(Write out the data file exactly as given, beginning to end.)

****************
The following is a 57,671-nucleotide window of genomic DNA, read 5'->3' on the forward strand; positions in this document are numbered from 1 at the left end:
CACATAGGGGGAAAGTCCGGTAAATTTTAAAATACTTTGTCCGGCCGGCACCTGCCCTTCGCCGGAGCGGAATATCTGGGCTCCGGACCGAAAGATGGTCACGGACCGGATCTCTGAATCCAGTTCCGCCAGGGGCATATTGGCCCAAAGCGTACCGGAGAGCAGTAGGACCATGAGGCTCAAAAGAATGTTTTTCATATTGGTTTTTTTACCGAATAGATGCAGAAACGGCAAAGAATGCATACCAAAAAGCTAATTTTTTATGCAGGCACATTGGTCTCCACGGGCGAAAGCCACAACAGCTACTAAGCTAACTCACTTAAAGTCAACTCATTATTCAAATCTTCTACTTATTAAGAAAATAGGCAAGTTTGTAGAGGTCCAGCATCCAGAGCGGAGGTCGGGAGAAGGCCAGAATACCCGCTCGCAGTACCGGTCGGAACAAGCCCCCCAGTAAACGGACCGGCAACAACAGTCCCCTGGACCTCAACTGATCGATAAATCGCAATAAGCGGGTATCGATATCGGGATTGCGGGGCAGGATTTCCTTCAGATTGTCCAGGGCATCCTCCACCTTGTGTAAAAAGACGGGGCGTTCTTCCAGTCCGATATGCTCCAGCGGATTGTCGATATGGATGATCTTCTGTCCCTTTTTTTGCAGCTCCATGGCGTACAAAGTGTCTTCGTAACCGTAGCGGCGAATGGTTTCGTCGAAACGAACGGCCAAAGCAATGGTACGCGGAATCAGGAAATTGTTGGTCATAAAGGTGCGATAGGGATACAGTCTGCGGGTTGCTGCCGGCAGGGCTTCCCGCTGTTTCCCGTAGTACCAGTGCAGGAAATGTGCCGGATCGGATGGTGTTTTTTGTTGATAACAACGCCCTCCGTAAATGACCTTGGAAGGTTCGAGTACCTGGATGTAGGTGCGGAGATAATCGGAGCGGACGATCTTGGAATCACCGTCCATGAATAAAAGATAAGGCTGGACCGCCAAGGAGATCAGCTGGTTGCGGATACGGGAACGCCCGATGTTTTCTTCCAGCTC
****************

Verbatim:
The following is a 57,671-nucleotide window of genomic DNA, read 5'->3' on the forward strand; positions in this document are numbered from 1 at the left end:
CACATAGGGGGAAAGTCCGGTAAATTTTAAAATACTTTGTCCGGCCGGCACCTGCCCTTCGCCGGAGCGGAATATCTGGGCTCCGGACCGAAAGATGGTCACGGACCGGATCTCTGAATCCAGTTCCGCCAGGGGCATATTGGCCCAAAGCGTACCGGAGAGCAGTAGGACCATGAGGCTCAAAAGAATGTTTTTCATATTGGTTTTTTTACCGAATAGATGCAGAAACGGCAAAGAATGCATACCAAAAAGCTAATTTTTTATGCAGGCACATTGGTCTCCACGGGCGAAAGCCACAACAGCTACTAAGCTAACTCACTTAAAGTCAACTCATTATTCAAATCTTCTACTTATTAAGAAAATAGGCAAGTTTGTAGAGGTCCAGCATCCAGAGCGGAGGTCGGGAGAAGGCCAGAATACCCGCTCGCAGTACCGGTCGGAACAAGCCCCCCAGTAAACGGACCGGCAACAACAGTCCCCTGGACCTCAACTGATCGATAAATCGCAATAAGCGGGTATCGATATCGGGATTGCGGGGCAGGATTTCCTTCAGATTGTCCAGGGCATCCTCCACCTTGTGTAAAAAGACGGGGCGTTCTTCCAGTCCGATATGCTCCAGCGGATTGTCGATATGGATGATCTTCTGTCCCTTTTTTTGCAGCTCCATGGCGTACAAAGTGTCTTCGTAACCGTAGCGGCGAATGGTTTCGTCGAAACGAACGGCCAAAGCAATGGTACGCGGAATCAGGAAATTGTTGGTCATAAAGGTGCGATAGGGATACAGTCTGCGGGTTGCTGCCGGCAGGGCTTCCCGCTGTTTCCCGTAGTACCAGTGCAGGAAATGTGCCGGATCGGATGGTGTTTTTTGTTGATAACAACGCCCTCCGTAAATGACCTTGGAAGGTTCGAGTACCTGGATGTAGGTGCGGAGATAATCGGAGCGGACGATCTTGGAATCACCGTCCATGAATAAAAGATAAGGCTGGACCGCCAAGGAGATCAGCTGGTTGCGGATACGGGAACGCCCGATGTTTTCTTCCAGCTC